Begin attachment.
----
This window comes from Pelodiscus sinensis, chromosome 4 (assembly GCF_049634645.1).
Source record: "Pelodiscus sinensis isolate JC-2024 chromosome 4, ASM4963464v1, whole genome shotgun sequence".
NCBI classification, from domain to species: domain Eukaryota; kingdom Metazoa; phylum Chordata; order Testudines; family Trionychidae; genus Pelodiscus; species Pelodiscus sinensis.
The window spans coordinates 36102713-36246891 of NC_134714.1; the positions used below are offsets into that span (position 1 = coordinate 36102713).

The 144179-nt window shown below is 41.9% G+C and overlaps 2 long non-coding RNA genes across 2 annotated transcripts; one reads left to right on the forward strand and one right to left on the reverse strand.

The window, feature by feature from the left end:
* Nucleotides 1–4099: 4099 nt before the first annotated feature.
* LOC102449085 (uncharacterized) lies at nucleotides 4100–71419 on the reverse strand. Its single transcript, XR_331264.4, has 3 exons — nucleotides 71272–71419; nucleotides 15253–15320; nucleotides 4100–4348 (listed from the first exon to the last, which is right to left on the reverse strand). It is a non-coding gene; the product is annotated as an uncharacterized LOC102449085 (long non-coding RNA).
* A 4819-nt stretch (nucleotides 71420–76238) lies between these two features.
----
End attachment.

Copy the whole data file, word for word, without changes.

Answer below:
This window comes from Pelodiscus sinensis, chromosome 4 (assembly GCF_049634645.1).
Source record: "Pelodiscus sinensis isolate JC-2024 chromosome 4, ASM4963464v1, whole genome shotgun sequence".
NCBI classification, from domain to species: domain Eukaryota; kingdom Metazoa; phylum Chordata; order Testudines; family Trionychidae; genus Pelodiscus; species Pelodiscus sinensis.
The window spans coordinates 36102713-36246891 of NC_134714.1; the positions used below are offsets into that span (position 1 = coordinate 36102713).

The 144179-nt window shown below is 41.9% G+C and overlaps 2 long non-coding RNA genes across 2 annotated transcripts; one reads left to right on the forward strand and one right to left on the reverse strand.

The window, feature by feature from the left end:
* Nucleotides 1–4099: 4099 nt before the first annotated feature.
* LOC102449085 (uncharacterized) lies at nucleotides 4100–71419 on the reverse strand. Its single transcript, XR_331264.4, has 3 exons — nucleotides 71272–71419; nucleotides 15253–15320; nucleotides 4100–4348 (listed from the first exon to the last, which is right to left on the reverse strand). It is a non-coding gene; the product is annotated as an uncharacterized LOC102449085 (long non-coding RNA).
* A 4819-nt stretch (nucleotides 71420–76238) lies between these two features.